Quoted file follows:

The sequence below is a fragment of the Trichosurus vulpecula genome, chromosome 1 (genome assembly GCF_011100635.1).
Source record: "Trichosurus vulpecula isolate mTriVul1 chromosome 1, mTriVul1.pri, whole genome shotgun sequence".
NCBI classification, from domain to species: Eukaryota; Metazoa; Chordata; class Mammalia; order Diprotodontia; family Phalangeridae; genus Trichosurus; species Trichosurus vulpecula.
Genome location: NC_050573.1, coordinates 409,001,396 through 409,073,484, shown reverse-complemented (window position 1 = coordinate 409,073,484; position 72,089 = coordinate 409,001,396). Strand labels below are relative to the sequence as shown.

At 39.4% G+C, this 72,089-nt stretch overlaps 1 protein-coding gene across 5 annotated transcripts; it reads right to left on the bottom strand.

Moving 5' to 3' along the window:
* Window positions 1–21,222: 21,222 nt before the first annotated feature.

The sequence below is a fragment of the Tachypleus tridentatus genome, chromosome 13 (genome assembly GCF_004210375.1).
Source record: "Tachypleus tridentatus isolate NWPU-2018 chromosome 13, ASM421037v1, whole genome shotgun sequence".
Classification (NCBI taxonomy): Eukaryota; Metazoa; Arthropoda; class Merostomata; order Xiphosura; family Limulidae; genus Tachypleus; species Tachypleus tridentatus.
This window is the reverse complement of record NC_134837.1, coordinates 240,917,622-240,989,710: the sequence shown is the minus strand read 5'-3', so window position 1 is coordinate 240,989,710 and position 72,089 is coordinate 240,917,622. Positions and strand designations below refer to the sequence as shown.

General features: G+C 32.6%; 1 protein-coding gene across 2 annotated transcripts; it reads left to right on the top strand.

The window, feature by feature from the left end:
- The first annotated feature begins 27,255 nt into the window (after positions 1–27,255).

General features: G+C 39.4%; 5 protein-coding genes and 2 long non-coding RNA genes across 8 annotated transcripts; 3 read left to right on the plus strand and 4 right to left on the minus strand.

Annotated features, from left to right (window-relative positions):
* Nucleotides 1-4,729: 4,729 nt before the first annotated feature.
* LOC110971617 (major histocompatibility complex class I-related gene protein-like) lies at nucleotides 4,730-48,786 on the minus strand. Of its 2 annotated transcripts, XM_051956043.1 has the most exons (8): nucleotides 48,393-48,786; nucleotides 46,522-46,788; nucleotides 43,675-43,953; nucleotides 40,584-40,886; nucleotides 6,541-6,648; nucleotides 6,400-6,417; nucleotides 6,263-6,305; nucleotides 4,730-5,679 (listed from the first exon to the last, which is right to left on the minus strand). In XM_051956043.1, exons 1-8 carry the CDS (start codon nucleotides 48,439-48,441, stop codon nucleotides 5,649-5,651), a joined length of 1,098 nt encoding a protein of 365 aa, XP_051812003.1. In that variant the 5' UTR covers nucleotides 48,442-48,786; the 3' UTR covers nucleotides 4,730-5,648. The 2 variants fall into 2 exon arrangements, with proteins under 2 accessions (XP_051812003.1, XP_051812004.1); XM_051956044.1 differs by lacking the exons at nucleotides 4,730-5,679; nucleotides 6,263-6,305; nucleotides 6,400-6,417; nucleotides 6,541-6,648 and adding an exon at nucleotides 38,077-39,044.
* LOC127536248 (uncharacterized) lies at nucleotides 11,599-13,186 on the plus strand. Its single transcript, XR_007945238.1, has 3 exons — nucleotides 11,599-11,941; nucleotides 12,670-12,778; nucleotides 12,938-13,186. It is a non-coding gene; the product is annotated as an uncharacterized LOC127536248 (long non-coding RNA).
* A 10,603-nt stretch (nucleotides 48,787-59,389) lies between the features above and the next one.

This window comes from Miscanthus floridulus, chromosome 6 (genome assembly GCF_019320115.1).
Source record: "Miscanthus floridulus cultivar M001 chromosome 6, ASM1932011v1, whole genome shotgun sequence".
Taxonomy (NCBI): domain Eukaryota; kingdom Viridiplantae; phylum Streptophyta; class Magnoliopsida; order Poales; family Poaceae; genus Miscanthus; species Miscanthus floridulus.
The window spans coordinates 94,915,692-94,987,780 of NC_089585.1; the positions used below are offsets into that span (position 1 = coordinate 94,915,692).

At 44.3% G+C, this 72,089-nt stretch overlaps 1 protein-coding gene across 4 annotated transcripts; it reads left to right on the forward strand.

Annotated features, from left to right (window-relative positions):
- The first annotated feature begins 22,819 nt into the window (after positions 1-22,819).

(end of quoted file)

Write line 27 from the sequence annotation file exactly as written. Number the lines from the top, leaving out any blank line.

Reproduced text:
- The first annotated feature begins 22,819 nt into the window (after positions 1-22,819).